Professor David Simpson (Carroll University, USA)
Professor of Psychology, Lover of reading, dogs, teaching and learning. Recently involved with six Carroll undergraduates in establishing international contacts throughout Europe as part of a project to attempt to create Virtual Global European Cultural Immersion Experiences. Have taught at Carroll for over 30 years teaching courses in Introductory Psychology, Experimental Social Psychology, Statistics and experimental Design, Psychological Testing and assessment, Research Seminar, and freshmen seminars (e.g. Web 2.0 Learning Tools).
Photos That Make Me Smile
Robin the Newf knows about FLOW.
In an interesting article entitled “The What, Why, When, and How of Teaching the Science of Subjective Well-Being” in the April 2014 issue of the journal Teaching of Psychology Ed Diener and Christi Napa Scollon point out that in the past few years there have been over 10,00 publications per year on the topic of happiness. Anyone interested in teaching a course about Subjective Well-Being (I myself developed and taught such a course once for Freshmen) might find this article especially useful. It includes sample discussion questions, sample syllabus topics, exercises for enhancing well-being, and scholarly references. Here are webpages describing related work of two scholars I admire Richard Davidson and Sonja Lyubormirsky.
Some relatively recent “SWB” research is summarized in this Happify link.
Below are some germane videos I have come across that made me laugh, smile, or think and that I might use were I to teach such a course again.
Christine Smallwood has a thoughtful review in the June 9 & 16 2014 New Yorker “Ghosts in the Stacks” of Phyllis Rose’s The Shelf: From LEQ to LES.
Smallwood raises some issues about reading of considerable interest to me:
- how we choose books today has been dramatically changed by technology (our preferences and reading habits are monitored and curated
- what scholars read and how they read has changed (a distinction is made between close reading and surface reading)
I was appropriately admonished by her last paragraph:
And what about the books right in front of you that were published, even purchased, but, for all you know, might as well not have existed? My own bookshelves are filled with books I haven’t read, and books I read so long ago that they look at me like strangers. Can you have FOMO about your own life?…The alphabet is great, but there is nothing quite as arbitrary as one’s own past choices. Reading more books begins at home.”
Timeout on buying new books to read until I review what is filling my home office bookshelves. This is also a wonderful opportunity to use my LibrarianPro app.
Hmm—32 books in shelf # 1 beginning with father-in-law’s 1927 copy of the Best Known Works of Edgar Allan Poe and ending with Philip Tetlock’s Expert Political Judgment. How delightful!
Commencement 2014 was a month ago. I have already begun preparations for teaching in the Fall (how the years have flown by since February, 1978 when I taught my first class here).
From time to time I disconnect and disengage from my seemingly always being online and from focusing on productivity. Try it —-you may discover that you are more addicted than you think. Can you enjoy the twittering of the birds without thinking about this wonderful Twitter guide?:)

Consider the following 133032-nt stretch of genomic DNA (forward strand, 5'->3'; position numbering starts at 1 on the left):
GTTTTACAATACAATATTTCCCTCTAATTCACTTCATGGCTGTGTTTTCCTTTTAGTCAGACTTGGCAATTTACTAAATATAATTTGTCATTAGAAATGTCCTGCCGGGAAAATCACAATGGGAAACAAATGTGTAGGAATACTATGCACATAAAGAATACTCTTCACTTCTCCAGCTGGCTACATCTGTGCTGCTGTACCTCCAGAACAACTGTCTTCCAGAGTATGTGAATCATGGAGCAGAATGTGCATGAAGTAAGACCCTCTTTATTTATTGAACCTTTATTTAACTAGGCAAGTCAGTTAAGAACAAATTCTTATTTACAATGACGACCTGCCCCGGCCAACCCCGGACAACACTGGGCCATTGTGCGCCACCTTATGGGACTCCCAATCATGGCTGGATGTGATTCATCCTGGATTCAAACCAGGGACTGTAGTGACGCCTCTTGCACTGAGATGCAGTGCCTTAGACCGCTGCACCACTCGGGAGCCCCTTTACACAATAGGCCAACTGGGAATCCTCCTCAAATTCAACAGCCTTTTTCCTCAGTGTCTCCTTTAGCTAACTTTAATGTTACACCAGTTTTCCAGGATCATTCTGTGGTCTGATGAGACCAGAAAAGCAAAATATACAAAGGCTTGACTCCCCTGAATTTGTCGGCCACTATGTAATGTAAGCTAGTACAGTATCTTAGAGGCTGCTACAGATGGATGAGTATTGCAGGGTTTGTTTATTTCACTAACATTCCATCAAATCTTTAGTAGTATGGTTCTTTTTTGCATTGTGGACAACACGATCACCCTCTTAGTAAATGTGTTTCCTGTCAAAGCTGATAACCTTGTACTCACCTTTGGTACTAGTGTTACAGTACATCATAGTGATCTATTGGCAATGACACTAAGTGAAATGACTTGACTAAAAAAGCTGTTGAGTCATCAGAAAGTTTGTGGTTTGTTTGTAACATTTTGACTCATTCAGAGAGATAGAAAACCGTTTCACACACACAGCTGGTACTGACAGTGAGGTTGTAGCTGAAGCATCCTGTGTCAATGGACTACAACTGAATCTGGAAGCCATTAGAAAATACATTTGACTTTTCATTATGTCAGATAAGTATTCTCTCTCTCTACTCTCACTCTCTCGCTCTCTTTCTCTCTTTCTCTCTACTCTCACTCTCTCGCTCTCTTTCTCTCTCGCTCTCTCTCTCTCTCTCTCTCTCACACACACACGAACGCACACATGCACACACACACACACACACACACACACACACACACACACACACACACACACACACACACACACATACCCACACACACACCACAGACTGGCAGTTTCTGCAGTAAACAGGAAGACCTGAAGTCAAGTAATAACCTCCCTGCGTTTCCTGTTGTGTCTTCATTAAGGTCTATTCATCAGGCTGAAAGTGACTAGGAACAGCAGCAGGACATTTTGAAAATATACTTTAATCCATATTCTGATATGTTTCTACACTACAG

It is easier to so do during the summer, since I opt NOT to teach or to commit myself to grant work during that time. As author Naomi S. Baron acknowledges in her thoughtful book Always On: Language in an Online and Mobile World, one needs to be alert to the personal, cognitive, and social consequences of “24/7″ connectivity.
Is Google making us “stoopid” (sic) or smarter? How can I ever find time to explore, evaluate, merge into my teaching the 2000 + learning tools which Jane Hart has alerted us to? I resolve these questions by stepping back, engaging in intense physical activity, reading widely, playing, and consulting the Newf!
This thought piece has been slightly revised from a blog piece I wrote a number of years ago for the Milwaukee Journal Sentinel under the name “Curious David” when I was a community educational blogger for them.
I’m nervous and excited. Time to take off my invisibility cloak. Tomorrow (Tuesday, September 2, 2008 at 8:00 a.m.) I meet in person for the first time with my 20 first-year students. What an immense responsibility to be their first professor!
We’re going to explore “21rst century” learning tools such as blogs, wikis, podcasts, social networks, virtual worlds, and YouTube. The idea for this course emerged from my experiences writing this “Curious David” blog column. Last year’s opportunity to write for “JSonline” was transformative for me as I learned from elementary and secondary school teachers, high school students, virtual school advocates, retired faculty and readers about innovations, challenges and successes they faced promoting learning.
In this first-year seminar we shall focus on some of the 25 free learning tools described by educator Jane Hart. [Here is an updated list I would draw upon were I to teach this course again.] As we examine these learning tools we hope to answer questions such as these:
- To what degree can these web tools truly enhance student learning?
- To what degree are they just “cool” tools?
- Could they be used to develop critical thinking?
- Do they improve or degrade communication skills?
- Might they be applied to fostering cross-cultural or international understanding?
- Might they strengthen or weaken writing skills?
- What are their weaknesses or dangers?
- Should they complement or replace 20th century learning skills/tools?
- How can one evaluate their effectiveness?
[It seems to me it should be possible to produce an evidence-based paper like this to address the questions above.]